Boris Gryzlov, Speaker of Russia’s State Duma, the lower house of parliament, said on Saturday that if the U.S. Senate moves to amend the text of New START, a strategic offensive arms treaty between the two countries, the Duma will also be ready to make amendments to the text of the treaty. Gryzlov could also be referring to reservations or understandings attached to the instrument of ratification, just as Senate Foreign Relations Committee did. This comes atop the Duma’s International Affairs Committee delay last month to consider the legislation that would authorize the ratification of New START by the full Duma.

The Duma’s actions raise questions the Obama Administration should answer before the Senate considers the treaty. What remains unclear are the commitments the Obama Administration negotiators made to the Russians that apparently Duma members feel may not be honored. The most significant example is the potential limitations on ballistic missile defense options contained in the Preamble, the body, the protocol, and annexes of New START.

These limitations were recognized by treaty supporters when the Senate Foreign Relations Committee voted to report New START to the full Senate on September 16. The committee adopted a resolution of ratification that includes conditions, an understanding, and declarations that were designed to protect the U.S. missile defense options against limitations imposed by the treaty.

These amendments must be significantly strengthened to avoid misinterpretations regarding the U.S. ability to develop and deploy all options for missile defense, including space-based defenses.

Also of great concern are reports of a secret side agreement that would supposedly restrict the U.S. ability to pursue a robust missile defense. It is clear that the Senate needs full access to the New START negotiating record to determine what U.S. negotiators stated during negotiations with the Russians relating to the Defense Technical Cooperation Agreement talks. The Senate needs to get to the bottom of the confusion created by today’s fact sheet from the State Department and the earlier U.S. unilateral statement regarding missile defenses. This is impossible to do in the current lame duck Senate because of the lack of time. Moreover, no major treaties were ever ratified by in lame duck session.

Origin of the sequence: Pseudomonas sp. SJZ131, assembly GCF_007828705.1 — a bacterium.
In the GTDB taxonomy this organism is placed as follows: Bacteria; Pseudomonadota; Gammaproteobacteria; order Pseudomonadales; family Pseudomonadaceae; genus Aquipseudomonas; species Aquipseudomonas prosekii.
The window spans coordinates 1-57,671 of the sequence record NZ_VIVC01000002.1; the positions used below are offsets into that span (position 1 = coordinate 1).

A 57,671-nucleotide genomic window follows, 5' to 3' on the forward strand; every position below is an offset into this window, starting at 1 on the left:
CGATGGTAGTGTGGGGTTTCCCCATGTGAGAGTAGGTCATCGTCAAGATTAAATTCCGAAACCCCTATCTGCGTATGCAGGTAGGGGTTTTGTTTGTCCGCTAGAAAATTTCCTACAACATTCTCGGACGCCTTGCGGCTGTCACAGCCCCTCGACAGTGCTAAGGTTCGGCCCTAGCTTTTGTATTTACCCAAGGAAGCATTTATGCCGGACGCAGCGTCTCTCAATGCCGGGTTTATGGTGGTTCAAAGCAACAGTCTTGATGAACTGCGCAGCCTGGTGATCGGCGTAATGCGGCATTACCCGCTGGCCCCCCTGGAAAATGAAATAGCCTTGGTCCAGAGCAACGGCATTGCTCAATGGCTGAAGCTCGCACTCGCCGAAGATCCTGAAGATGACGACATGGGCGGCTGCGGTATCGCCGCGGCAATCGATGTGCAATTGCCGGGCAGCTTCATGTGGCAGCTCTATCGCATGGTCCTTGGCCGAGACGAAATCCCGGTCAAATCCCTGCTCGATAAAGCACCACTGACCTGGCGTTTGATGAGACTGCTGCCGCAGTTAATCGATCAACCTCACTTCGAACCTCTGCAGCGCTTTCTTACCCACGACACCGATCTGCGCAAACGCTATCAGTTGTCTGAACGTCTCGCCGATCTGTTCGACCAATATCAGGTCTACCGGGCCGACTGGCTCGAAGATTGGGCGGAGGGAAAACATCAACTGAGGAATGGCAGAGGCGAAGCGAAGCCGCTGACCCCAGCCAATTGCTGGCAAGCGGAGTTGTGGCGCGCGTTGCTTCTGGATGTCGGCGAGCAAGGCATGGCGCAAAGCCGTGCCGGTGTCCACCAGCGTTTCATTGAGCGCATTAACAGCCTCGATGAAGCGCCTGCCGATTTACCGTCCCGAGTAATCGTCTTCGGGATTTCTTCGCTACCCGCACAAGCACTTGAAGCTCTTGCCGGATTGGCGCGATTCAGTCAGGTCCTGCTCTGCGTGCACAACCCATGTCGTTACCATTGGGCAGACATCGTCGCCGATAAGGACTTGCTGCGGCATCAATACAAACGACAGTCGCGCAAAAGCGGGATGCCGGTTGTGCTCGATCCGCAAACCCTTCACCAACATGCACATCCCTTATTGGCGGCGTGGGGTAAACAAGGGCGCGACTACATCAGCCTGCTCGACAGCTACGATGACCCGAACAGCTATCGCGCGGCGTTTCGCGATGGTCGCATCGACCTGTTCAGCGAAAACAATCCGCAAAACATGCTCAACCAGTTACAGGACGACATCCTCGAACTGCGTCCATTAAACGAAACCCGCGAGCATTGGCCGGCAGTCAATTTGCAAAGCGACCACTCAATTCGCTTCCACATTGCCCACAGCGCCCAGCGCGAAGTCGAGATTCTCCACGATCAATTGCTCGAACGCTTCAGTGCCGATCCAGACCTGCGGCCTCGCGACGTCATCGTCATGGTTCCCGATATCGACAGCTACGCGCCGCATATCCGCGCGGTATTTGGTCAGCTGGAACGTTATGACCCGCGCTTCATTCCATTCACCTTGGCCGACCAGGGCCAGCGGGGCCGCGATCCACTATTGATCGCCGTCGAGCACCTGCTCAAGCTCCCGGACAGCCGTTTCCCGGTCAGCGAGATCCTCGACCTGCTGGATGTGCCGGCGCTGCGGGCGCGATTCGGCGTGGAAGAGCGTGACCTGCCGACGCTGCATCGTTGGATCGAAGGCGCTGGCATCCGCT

In addition, Russian leaders appear to be using the good old Cold War approach of intimidation to force the U.S. Senate to act. Prime Minister Vladimir Putin reiterated the threat of a renewed arms race if the Senate does not ratify New START in an interview with Larry King last Wednesday. This challenge comes in the midst of Moscow denying reports that it moved its nuclear weapons closer to NATO borders because of the threat it perceives from U.S. and NATO missile defense plans.

Russian intimidating rhetoric and action should not have an effect on Senatorial deliberations on New START. It is imperative that the Obama Administration make all U.S. and Russian commitments under New START transparent to the U.S. Senate. Negotiating records should be released, and the Senate should be allowed time to review them carefully. Finally, the Senate should allow itself to take time for diligence inherent in its constitutional role. The safety and security of the American people demand just that.